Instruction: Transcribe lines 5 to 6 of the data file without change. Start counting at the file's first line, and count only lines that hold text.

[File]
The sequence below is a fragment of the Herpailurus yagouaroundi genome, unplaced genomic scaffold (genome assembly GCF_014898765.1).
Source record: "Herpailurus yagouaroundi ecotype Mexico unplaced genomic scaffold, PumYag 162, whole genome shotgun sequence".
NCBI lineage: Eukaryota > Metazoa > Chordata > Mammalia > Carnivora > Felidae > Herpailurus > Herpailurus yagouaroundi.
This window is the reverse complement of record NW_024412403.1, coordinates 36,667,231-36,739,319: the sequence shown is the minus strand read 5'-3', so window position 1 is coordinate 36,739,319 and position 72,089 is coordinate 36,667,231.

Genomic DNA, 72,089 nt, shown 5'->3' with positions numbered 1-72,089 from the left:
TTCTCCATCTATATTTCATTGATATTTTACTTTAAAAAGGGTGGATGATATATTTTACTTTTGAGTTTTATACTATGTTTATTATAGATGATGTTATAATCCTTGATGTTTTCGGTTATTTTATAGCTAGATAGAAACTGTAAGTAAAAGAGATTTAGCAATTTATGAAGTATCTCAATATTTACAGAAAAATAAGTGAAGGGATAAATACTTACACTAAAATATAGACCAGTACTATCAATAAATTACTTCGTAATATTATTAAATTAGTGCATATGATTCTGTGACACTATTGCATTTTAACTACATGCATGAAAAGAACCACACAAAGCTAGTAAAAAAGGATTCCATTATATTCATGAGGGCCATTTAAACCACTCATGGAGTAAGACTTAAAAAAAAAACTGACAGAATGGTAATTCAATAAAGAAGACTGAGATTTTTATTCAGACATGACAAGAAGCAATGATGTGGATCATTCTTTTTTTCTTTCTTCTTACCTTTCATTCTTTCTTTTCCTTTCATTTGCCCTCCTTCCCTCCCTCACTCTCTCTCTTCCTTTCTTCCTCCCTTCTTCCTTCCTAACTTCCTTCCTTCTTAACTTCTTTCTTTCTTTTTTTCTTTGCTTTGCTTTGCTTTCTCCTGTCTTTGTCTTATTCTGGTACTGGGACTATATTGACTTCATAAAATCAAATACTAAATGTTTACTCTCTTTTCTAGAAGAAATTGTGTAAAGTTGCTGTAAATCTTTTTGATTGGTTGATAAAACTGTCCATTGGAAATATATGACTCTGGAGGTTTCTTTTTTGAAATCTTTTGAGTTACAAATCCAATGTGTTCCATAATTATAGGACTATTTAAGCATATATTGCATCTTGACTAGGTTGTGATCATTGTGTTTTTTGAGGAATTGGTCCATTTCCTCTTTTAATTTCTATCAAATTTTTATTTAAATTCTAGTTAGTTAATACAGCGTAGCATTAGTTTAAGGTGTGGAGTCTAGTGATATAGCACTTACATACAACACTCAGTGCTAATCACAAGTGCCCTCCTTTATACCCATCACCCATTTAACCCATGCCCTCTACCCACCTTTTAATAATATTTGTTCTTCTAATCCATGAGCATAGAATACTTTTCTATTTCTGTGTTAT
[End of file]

Genomic DNA, 72,089 nt, shown 5'->3' with positions numbered 1-72,089 from the left:
TTCTCCATCTATATTTCATTGATATTTTACTTTAAAAAGGGTGGATGATATATTTTACTTTTGAGTTTTATACTATGTTTATTATAGATGATGTTATAATCCTTGATGTTTTCGGTTATTTTATAGCTAGATAGAAACTGTAAGTAAAAGAGATTTAGCAATTTATGAAGTATCTCAATATTTACAGAAAAATAAGTGAAGGGATAAATACTTACACTAAAATATAGACCAGTACTATCAATAAATTACTTCGTAATATTATTAAATTAGTGCATATGATTCTGTGACACTATTGCATTTTAACTACATGCATGAAAAGAACCACACAAAGCTAGTAAAAAAGGATTCCATTATATTCATGAGGGCCATTTAAACCACTCATGGAGTAAGACTTAAAAAAAAAACTGACAGAATGGTAATTCAATAAAGAAGACTGAGATTTTTATTCAGACATGACAAGAAGCAATGATGTGGATCATTCTTTTTTTCTTTCTTCTTACCTTTCATTCTTTCTTTTCCTTTCATTTGCCCTCCTTCCCTCCCTCACTCTCTCTCTTCCTTTCTTCCTCCCTTCTTCCTTCCTAACTTCCTTCCTTCTTAACTTCTTTCTTTCTTTTTTTCTTTGCTTTGCTTTGCTTTCTCCTGTCTTTGTCTTATTCTGGTACTGGGACTATATTGACTTCATAAAATCAAATACTAAATGTTTACTCTCTTTTCTAGAAGAAATTGTGTAAAGTTGCTGTAAATCTTTTTGATTGGTTGATAAAACTGTCCATTGGAAATATATGACTCTGGAGGTTTCTTTTTTGAAATCTTTTGAGTTACAAATCCAATGTGTTCCATAATTATAGGACTATTTAAGCATATATTGCATCTTGACTAGGTTGTGATCATTGTGTTTTTTGAGGAATTGGTCCATTTCCTCTTTTAATTTCTATCAAATTTTTATTTAAATTCTAGTTAGTTAATACAGCGTAGCATTAGTTTAAGGTGTGGAGTCTAGTGATATAGCACTTACATACAACACTCAGTGCTAATCACAAGTGCCCTCCTTTATACCCATCACCCATTTAACCCATGCCCTCTACCCACCTTTTAATAATATTTGTTCTTCTAATCCATGAGCATAGAATACTTTTCTATTTCTGTGTTAT